and then later sympathize as he struggles to keep his child.
By the end of the film, we see Ted as a hero, and a great father.
He has overcome all the gender implications of his role, only
to be threatened by the more traditional expectations of how
parenting should happen. The law does nothing to help Ted, as
one lawyer attempts to tear him apart, while the other does little
to defend him. These events foster one's anger towards the legal
system, leaving viewers with the conception that "there
is something wrong with a legal process that would fail to prioritize
Ted's custody claims."(2) The end
of the film reinforces this notion, as Ted and Joanna, without
the interference of courts and lawyers, agree to arrangements
that serve their son's best interests.
In I am Sam (2002), law is once again the adversary as
Sean Penn plays Sam, a mentally challenged single father with
a seven-year-old daughter. Similar to Kramer v. Kramer,
this film unrealistically skews the audience to one side, as
both stories begin with an irresponsible mother abandoning her
child, leaving a struggling, but loving father fighting to prove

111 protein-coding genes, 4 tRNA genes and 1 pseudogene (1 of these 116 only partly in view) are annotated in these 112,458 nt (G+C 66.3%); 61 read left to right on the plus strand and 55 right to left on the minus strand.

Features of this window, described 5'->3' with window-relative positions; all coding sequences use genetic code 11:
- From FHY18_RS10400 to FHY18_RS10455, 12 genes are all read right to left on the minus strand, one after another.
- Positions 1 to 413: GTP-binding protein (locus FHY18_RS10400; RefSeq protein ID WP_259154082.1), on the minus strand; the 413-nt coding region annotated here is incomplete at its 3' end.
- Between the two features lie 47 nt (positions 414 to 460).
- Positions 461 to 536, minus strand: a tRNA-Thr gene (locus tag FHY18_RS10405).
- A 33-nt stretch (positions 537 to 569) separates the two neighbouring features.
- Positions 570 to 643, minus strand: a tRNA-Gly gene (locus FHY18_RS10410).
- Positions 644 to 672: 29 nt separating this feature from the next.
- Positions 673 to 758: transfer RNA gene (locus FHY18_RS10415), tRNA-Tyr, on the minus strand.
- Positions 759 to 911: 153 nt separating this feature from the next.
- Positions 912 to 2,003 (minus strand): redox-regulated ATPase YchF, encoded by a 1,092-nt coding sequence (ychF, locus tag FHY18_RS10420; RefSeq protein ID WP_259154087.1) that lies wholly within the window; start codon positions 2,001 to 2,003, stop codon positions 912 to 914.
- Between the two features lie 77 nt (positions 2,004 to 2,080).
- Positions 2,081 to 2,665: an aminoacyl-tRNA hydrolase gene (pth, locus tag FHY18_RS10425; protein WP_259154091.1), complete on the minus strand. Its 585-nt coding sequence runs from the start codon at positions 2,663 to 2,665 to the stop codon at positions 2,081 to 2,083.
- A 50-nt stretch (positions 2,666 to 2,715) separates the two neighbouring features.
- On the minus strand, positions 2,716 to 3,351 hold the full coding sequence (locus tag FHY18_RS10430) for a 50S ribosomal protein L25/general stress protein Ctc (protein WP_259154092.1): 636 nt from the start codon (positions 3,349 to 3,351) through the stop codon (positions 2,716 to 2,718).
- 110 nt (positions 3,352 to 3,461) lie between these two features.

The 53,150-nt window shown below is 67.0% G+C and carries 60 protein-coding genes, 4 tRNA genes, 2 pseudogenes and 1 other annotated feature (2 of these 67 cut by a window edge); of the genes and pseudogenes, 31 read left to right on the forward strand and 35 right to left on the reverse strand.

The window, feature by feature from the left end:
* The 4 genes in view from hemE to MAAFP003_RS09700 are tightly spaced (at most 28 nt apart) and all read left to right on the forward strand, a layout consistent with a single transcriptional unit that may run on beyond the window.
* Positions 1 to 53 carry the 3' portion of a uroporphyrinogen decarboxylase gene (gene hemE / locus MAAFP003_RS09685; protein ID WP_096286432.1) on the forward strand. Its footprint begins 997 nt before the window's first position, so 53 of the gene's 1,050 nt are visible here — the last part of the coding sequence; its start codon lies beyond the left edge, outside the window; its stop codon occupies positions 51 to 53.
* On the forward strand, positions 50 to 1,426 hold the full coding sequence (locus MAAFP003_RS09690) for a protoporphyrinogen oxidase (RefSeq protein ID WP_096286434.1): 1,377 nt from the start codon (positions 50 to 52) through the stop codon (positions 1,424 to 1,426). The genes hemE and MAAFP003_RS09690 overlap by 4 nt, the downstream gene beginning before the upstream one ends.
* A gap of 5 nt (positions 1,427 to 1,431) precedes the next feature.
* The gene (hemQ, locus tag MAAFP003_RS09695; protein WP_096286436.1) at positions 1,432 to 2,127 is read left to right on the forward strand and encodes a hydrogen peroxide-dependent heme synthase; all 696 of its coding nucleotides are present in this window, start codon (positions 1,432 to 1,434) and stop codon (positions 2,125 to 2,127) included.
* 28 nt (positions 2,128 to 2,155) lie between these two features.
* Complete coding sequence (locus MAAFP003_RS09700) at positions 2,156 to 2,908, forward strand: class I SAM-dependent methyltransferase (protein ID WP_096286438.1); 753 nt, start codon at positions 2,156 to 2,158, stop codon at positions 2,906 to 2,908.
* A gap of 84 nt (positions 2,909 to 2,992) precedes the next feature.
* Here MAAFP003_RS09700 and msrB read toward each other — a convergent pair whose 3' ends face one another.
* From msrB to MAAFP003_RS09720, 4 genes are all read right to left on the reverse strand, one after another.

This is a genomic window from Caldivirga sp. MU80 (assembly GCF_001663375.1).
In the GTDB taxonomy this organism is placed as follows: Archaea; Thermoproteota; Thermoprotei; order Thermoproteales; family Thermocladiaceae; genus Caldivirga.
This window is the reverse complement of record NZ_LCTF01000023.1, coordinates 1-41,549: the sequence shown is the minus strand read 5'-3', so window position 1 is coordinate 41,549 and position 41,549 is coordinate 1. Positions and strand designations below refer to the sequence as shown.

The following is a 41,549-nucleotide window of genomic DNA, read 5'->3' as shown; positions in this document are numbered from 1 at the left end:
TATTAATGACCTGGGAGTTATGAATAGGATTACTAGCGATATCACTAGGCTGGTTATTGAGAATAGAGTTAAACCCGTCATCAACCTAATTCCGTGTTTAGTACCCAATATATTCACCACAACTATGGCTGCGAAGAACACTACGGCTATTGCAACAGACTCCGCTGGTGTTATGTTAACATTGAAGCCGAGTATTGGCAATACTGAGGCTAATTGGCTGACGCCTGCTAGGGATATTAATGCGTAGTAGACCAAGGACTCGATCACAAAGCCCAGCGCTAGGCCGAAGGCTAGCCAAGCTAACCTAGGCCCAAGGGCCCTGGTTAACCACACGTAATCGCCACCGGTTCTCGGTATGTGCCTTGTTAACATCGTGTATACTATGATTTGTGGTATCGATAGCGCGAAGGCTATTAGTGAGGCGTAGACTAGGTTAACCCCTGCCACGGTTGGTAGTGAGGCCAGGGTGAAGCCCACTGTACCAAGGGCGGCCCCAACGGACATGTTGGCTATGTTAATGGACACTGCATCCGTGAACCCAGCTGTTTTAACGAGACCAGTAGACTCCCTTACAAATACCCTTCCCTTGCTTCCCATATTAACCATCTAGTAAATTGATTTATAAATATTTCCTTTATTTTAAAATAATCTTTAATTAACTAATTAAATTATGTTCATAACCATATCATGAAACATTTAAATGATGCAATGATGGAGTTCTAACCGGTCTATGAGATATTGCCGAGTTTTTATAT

his parental abilities to an unsympathetic legal system, starring
negatively portrayed lawyers. In any event, the state finds Sam
unfit as a father, and he loses custody of his daughter.
As an audience, we witness the struggle of characters like Ted
Kramer and Sam, and delight in their ability to conquer the odds.
The flourishing of their relationship with their child, makes
it all the more difficult to see their triumph trumped by the
courts. Regardless of whether the courts are making the proper
decisions, one cannot help but feel that justice has failed as
we are given a verdict we do not wish to hear. The image of the
courts tearing loving parents and children apart, create the
notion that one cannot return to the courts for any help, as
all trust in the system is lost. The law is thus viewed as interfering
with our private lives, perhaps to the point where one begins
to fears the intrusion of law.
Do these negative portrayals of the legal system simply create
entertaining stories, or should this law student be concerned
about the ideologies surrounding his future profession? The influence
of popular culture on societal attitudes can make it difficult
to separate entertainment from reality. However, Hollywood distortions
should not allow one to perceive the law as being a diseased
system. If anything, the law is a very "human" system,
one with vulnerabilities that are often best understood through
a social perspective.
Richard K. Sherwin: "Cape Fear: Law's Inversion and Cathartic
Justice" (1996) 30 U.S.F.L. Rev. 1023, at 1025.
(2) Papke, David Ray, "Peace Between the Sexes: Law and
Gender in Kramer v. Kramer" (1996) 30 University of San
Franciso Law Review 1199, at 1204.
Posted March 21, 2005